In fact the visual phenomena – in fact all sensory phenomena – is very similar to language. Think about it. Is the sensation of feeling the thing that is being felt?
Of course here I am playing a certain game. Let us for a bit forget about the uncertainity regarding external reality and pretend that there is an external reality that causes our sensory experience. Given this assumption it follows that all sensory experience is is a language the meaning of which is that which is causing the experience.
Just as the word “tree” is nothing like the collection of sense data it represents so the 2 dimensional image is nothing like the 3-dimensional image we think it represents. It may seem to be similar but I think this is nothing but a trick of familarity.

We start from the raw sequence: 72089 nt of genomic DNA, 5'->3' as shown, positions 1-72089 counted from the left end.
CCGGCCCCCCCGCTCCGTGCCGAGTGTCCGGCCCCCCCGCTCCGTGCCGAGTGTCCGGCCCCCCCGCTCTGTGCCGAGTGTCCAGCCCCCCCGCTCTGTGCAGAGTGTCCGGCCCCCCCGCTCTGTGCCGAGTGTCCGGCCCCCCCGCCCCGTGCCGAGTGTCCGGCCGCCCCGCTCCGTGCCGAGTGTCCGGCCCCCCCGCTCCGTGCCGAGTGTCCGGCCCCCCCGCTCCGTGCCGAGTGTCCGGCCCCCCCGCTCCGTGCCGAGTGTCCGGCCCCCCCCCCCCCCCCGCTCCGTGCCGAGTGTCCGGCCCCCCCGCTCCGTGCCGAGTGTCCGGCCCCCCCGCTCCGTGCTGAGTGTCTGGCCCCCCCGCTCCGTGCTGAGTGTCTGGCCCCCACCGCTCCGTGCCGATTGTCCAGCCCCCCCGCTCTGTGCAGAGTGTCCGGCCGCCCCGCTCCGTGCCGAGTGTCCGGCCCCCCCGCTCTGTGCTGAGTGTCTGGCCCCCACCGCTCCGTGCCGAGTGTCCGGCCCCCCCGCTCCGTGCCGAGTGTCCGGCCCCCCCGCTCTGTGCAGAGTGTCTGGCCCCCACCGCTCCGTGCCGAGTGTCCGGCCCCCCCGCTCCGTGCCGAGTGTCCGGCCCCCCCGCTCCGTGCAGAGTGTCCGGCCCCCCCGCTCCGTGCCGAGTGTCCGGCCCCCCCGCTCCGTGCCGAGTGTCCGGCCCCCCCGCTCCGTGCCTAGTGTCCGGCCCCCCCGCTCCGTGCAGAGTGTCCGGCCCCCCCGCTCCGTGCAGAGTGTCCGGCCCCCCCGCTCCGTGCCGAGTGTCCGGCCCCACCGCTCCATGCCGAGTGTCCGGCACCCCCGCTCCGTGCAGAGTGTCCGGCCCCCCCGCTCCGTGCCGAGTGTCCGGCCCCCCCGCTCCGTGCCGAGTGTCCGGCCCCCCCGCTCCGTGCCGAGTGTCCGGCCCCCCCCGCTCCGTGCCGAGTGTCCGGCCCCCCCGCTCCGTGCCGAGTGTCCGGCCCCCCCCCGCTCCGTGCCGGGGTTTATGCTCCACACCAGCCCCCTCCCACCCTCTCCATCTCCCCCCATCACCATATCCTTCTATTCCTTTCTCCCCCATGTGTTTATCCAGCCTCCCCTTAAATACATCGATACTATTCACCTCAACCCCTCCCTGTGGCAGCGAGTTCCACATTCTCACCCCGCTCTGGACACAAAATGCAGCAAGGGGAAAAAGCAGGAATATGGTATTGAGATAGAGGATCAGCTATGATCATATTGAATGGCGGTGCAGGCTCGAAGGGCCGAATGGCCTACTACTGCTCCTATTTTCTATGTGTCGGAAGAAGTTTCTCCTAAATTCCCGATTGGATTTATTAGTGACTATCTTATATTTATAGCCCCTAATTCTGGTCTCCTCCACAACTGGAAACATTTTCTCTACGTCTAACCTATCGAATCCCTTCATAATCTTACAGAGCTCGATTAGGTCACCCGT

In fact the process of language acquisition must be similar to the process of image interpretation. Though I believe that it is harder to learn a language for a child than it is to come up with a concept that makes sense of sensory input. This is partly because it takes so long for the child to become competent at language compared to how long it takes the child to make sense of sensory input and partly due to the nature of the two tasks.
In the case of language a concept has to be generated or learnt for each word whereas in order to make sense of the 2 dimensional visual input there only needs to be one concept: 3 dimensional space.